10 things to learn about life from choosing bouquets of flowers:
1. Choose flowers according to when you'll need them.
Use the language appropriate to your setting. Don't talk to your boss like you'd talk to your friends, and don't talk to your friends like you'd talk to a second-grader. The same goes for clothing (don't dress for the club when you're going to church), your writing (don't tweet an e-mail to your boss), and pretty much every day-to-day situation.2. Choose flowers that are still closed. They will probably not look as pretty as those that are open.
Plan ahead. Also, sometimes the best option doesn't look like the most appealing option. Taking a job with a lower starting salary may give you better long-term pay if it has more room for advancement, or it might just have a better work environment.3. Expect to find dead bits inside the bouquet.
Nothing in life is perfect. Just because you argue, doesn't mean you're not really in love; just because the house has stains in the carpet, doesn't mean it isn't your dream home. But don't buy mostly dead bouquets, either.4. It really helps to know your flowers before you buy.
Do your research. Snazzy, brand-new company that just needs investors? Check out their business plan before handing over the cash. Trying to publish a novel? Look up the name of the publisher before signing any contracts and find out if they're reputable or not.5. Purchase mixes that include greenery and at least one type of filler flower.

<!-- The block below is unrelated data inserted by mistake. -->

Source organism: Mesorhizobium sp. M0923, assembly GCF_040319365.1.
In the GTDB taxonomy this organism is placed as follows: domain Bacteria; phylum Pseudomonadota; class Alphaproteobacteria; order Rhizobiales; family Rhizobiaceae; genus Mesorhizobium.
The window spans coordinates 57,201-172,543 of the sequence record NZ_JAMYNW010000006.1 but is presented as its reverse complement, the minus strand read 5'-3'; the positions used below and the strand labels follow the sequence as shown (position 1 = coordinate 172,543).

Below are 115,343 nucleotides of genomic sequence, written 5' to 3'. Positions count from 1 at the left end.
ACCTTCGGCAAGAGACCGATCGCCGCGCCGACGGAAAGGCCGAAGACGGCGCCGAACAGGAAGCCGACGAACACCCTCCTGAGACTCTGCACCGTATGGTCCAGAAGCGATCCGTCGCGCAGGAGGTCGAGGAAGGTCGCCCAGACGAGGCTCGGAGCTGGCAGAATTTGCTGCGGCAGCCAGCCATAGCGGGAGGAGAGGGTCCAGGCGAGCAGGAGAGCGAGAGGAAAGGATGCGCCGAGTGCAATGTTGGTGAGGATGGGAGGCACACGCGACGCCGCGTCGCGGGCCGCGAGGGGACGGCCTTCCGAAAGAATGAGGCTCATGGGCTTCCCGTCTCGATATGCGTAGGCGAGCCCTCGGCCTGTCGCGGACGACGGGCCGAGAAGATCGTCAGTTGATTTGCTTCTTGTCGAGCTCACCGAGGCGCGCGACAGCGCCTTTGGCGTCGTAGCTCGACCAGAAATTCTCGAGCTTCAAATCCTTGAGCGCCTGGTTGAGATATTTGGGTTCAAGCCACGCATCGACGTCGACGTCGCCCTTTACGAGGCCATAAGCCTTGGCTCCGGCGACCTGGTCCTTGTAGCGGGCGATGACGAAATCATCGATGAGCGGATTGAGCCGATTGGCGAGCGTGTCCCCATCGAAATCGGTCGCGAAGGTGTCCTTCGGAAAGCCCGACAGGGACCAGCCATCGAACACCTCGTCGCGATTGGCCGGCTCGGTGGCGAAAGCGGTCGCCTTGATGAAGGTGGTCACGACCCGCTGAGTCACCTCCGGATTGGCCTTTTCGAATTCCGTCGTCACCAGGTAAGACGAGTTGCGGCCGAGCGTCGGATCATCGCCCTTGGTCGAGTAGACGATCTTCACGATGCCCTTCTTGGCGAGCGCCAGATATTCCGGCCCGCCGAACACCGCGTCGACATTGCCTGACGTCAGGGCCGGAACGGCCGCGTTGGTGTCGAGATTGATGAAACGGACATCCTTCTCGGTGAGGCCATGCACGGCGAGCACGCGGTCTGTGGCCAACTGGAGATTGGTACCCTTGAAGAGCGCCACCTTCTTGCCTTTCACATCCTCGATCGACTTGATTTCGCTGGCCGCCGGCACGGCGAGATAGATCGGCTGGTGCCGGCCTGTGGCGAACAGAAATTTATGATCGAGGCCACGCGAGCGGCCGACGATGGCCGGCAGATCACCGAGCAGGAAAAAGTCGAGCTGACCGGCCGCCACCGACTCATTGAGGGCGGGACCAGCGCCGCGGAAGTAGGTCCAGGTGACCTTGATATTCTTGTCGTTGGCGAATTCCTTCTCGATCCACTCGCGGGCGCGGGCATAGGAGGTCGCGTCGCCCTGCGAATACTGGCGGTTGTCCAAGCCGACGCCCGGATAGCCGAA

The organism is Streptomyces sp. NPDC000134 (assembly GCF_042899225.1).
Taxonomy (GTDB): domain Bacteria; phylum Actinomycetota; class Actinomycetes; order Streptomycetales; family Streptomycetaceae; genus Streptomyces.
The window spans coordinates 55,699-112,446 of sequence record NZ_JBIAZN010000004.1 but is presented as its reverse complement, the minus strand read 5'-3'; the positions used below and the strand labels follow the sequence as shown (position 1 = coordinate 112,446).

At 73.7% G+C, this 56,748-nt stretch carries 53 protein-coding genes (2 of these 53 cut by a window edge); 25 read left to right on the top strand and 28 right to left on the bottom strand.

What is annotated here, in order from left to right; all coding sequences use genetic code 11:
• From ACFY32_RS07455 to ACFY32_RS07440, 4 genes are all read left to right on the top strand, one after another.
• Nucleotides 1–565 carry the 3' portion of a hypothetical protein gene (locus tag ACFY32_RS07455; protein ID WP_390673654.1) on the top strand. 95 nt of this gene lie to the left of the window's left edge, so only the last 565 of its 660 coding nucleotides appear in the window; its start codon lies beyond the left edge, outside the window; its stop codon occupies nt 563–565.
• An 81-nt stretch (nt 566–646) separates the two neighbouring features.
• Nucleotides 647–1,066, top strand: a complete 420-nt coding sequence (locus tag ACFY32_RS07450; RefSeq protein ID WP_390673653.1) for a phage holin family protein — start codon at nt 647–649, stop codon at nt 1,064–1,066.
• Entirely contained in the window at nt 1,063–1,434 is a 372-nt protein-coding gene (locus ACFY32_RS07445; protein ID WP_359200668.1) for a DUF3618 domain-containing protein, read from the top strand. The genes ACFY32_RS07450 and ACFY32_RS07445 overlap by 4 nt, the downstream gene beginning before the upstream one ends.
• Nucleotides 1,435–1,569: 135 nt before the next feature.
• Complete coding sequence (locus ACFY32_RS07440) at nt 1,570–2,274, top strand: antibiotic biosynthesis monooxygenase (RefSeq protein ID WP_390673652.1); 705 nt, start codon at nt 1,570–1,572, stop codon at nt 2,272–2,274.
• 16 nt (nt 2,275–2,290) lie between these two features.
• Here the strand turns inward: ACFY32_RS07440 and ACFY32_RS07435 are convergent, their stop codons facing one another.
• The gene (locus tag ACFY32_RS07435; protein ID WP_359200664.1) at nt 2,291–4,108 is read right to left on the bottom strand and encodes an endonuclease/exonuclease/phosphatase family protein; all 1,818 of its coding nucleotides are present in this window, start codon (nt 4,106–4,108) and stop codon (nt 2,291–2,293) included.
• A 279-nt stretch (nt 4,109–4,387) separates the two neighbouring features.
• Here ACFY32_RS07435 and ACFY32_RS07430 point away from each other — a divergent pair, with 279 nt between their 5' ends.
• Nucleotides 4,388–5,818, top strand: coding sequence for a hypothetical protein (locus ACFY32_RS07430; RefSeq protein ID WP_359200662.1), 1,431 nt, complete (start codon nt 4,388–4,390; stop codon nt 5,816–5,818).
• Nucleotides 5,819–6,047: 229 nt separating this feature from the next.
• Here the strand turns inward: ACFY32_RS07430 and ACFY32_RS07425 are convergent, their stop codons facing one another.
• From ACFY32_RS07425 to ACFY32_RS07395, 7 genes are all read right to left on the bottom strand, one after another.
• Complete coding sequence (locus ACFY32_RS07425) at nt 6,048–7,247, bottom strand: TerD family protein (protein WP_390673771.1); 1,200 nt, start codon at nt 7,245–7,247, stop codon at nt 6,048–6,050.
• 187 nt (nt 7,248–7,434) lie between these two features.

Make the extra effort to present a polished product when you're trying to sell something. It's much easier to sell a product than an idea. Likewise, put that extra edit on the novel before submitting it to agents.6. Keep the color scheme simple.
When explaining something, keep it simple. Don't get off track. Don't confuse your audience. Know what they want, know where they are, and figure out the shortest way to go from point A to point B. You can tell them about scenic route later, after they know the basics.7. Think about where you'll put the flowers.
Always know your audience, whether it's writing e-mails, teaching math, selling something, or writing a novel. Use terms that your audience can understand and identify with. Know their purpose for tuning in. If they want to be entertained, entertain them. If they want just the facts, they'll be annoyed if you try to dazzle them with rhetoric and wit instead of giving them the facts.8. Flowers don't last as long without maintenance.
Neither do relationships, homes, or cars.9. For roses, it's not what's on the outside that counts.
Strangely enough, same with people. Look for the people who believe in you and care about you for yourself, who will help you when you need help and who will stand back when you need to do it yourself.10. Rushing things causes problems.
Do it right the first time, even if it takes longer.What other lessons can you learn from buying flowers?